On Continued Racial Violence In America
The problems of race and culture are not a binary between black and white, these same issues affect us, they affect Indian people, they affect Hispanic people, they affect Asian people, this goes across the board...we just happened to be talking, as it happens to be, about the black/white conflict and history. But, the first thing that we have to do is educate ourselves and this is true for all of us and, I think, for those of us in the dominant culture, we cannot excuse ourselves by what we don’t know any more than the Germans could excuse themselves about what they didn’t know about [the concentration] camps. You know, we are responsible for the truth of our history and there is no one alive today who has been paying attention in the least bit to the news for the past year from Ferguson back before that Treyvon Martin, through Ferguson, through Baltimore, through Charleston, through all of these events...who does not understand that we have a terrible, terrible situation that continues to exist, and I know that people from the dominant culture, especially if they themselves don’t have over biases, think that it is all over.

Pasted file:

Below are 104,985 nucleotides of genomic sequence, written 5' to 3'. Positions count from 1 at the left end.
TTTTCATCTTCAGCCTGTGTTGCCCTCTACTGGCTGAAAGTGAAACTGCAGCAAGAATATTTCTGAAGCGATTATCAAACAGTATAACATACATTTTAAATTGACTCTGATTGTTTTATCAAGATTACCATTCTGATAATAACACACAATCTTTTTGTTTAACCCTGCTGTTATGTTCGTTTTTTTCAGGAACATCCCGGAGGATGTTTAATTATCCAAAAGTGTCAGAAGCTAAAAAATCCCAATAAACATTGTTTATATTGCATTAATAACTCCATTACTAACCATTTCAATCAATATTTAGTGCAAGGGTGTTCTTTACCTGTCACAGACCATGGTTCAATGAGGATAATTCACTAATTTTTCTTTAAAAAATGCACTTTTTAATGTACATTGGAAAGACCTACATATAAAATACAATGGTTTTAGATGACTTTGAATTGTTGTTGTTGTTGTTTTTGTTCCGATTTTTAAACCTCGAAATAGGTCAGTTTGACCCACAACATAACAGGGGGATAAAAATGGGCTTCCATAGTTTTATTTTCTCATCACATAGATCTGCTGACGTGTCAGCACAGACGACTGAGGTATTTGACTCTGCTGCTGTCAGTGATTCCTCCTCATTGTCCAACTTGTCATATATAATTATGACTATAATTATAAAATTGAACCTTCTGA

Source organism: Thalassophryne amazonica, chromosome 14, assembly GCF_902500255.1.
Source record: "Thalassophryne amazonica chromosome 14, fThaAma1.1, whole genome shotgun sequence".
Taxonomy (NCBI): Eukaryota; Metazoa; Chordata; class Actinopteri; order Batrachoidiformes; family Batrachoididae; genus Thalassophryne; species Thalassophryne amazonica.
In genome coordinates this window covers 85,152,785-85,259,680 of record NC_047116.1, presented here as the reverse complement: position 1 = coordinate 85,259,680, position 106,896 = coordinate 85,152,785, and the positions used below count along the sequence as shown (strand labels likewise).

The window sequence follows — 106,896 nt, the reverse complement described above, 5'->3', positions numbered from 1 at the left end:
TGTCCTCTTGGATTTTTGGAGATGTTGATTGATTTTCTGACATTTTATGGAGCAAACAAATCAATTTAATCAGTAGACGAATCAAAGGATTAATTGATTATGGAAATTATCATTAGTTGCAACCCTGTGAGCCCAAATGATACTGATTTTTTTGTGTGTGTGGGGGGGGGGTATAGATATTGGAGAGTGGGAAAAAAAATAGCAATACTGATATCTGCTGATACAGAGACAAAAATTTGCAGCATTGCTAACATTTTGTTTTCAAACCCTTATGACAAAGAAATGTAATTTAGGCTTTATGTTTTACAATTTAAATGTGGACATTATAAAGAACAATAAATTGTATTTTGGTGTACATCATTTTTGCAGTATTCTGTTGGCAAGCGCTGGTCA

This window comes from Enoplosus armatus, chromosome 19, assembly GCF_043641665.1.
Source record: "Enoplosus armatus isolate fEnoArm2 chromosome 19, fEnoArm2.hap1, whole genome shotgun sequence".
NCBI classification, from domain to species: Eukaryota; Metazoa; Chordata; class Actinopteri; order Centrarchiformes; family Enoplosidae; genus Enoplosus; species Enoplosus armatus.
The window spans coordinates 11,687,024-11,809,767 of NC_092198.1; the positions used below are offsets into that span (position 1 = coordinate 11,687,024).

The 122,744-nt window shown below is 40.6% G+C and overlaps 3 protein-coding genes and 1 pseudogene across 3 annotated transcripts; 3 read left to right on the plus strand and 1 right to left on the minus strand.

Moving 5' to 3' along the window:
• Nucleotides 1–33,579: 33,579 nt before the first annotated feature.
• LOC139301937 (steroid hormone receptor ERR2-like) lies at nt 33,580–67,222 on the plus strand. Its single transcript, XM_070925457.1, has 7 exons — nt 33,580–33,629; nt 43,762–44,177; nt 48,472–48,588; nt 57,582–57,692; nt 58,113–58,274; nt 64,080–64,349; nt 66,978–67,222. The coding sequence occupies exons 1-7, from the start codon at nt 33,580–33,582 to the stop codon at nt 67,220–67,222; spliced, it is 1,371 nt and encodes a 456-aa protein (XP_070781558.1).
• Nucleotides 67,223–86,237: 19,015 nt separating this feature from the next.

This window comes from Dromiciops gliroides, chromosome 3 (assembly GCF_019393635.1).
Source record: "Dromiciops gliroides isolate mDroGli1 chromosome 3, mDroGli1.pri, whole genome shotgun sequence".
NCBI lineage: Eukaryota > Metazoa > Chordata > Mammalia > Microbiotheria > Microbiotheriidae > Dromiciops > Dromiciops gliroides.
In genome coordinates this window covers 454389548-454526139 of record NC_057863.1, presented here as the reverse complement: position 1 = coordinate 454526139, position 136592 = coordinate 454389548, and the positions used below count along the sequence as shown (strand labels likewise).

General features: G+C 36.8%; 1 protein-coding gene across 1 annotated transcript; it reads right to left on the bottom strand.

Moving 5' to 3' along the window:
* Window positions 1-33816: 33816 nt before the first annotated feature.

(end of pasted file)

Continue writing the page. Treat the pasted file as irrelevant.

On How American Youth Bring Hope For Future Race Relations
I see tremendous willingness on the part of young people to put all of that bad history, not behind us, not knowing about it, but just saying, "We are not going to be like that. That is not the America that we are going to build, that is not the American that we are going to live in." So I have great hope in that sense. I think our politics are really a mess and it is really sad that, I think, on the state level and on the national level and, I think, that they don’t contribute to making any of this better but, therefore, I am hoping that a lot of these same young people who care about these issues will go into politics, will go into making changes in all of the ways that we can. But, one of the areas... we needed an education, but we also need leadership, we need political will, and that is going to take time.
MERELYN BELL, HOST: So, I want to get started by talking about your description of Oklahoma and of the country at large as a wounded place. What did you mean by that?